While the world of Robocop didnít present a terribly varied palette, the movieís colors looked fine. The hues were nicely clean and distinctive, and they consistently remained accurate and tight. Black levels also were deep and firm, while low-light shots appeared clear and well rendered. Overall, the image looked solid.

The Dolby Digital 5.1 also worked pretty well, but it displayed some inconsistencies. The soundfield demonstrated a fairly heavy orientation toward the front channels. They presented nice stereo imaging for the music as well as the effects, which showed good delineation and movement. The surrounds added a generally positive level of interaction, particularly during the movieís many action scenes. Those demonstrated a lot of material from the surrounds, though the forward domain still dominated.

Where the mix lost some points came from the balance and the quality. At times it seemed tough to hear dialogue because it became buried under the effects. For example, during the relocation scene, Bertha spoke but I could barely hear her. That issue popped up a few times and it often was a little too tough to comprehend speech.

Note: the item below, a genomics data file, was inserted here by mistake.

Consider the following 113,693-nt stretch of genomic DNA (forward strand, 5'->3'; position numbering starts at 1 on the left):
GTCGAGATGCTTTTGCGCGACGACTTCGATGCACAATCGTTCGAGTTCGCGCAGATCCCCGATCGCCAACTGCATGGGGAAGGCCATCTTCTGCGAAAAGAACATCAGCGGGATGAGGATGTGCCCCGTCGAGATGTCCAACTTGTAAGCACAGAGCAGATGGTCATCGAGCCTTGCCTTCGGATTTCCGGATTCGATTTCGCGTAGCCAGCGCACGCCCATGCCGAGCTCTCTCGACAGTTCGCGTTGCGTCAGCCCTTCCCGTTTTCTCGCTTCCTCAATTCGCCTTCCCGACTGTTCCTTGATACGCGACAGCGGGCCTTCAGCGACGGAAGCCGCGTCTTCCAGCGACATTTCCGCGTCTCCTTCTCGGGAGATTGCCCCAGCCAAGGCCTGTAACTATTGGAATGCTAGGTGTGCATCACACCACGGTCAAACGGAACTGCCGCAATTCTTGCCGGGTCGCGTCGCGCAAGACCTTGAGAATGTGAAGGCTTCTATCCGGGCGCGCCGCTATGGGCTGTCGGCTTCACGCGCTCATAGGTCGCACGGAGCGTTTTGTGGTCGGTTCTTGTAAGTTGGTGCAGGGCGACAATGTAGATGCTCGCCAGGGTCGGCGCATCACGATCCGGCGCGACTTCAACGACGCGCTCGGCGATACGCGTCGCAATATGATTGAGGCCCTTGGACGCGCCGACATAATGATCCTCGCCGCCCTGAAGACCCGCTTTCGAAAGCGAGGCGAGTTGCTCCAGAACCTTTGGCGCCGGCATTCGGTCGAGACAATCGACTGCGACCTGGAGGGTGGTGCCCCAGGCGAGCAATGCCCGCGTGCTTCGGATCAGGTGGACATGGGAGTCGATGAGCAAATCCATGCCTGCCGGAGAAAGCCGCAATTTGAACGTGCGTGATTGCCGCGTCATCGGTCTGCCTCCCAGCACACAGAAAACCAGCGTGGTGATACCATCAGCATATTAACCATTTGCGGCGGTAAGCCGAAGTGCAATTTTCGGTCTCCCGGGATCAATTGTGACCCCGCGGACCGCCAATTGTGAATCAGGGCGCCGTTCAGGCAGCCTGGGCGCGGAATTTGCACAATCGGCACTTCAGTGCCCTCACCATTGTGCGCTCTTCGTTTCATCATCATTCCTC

Quality also varied. Speech remained intelligible - when I could hear it - but the lines occasionally sounded somewhat feeble and lifeless. Music mostly was reasonably clear, but some distortion affected the score at times. Effects usually sounded clean and accurate, but the track lacked great punch. Much of the time the audio came across as a bit bland and flat, and it didnít present much oomph for the most part. The soundtrack seemed decent but not much better than that.

While Robocop includes some nice supplements, donít expect much from the sequels. All we find is the filmís trailer. The ďRobocop TrilogyĒ package also presents an eight-page booklet with information about all three movies, though. It offers some production notes plus trivia and cast listings for the three flicks.

Hopefully Robocop 3 marks the last flick in the series, as both sequels failed to even remotely approach the highs of the original. 3 shows a decline from the crummy 2, which I didnít think was possible. The DVD presents very good picture plus generally decent but erratic audio and no real supplements. As a film, Robocop 3 is a mess, and I canít recommend this terrible flick.

Note that the version I reviewed appears as part of the ďRobocop TrilogyĒ 3-DVD set. However, it also can be purchased individually.

Viewer Film Ratings: 1.8888 Stars Number of Votes: 9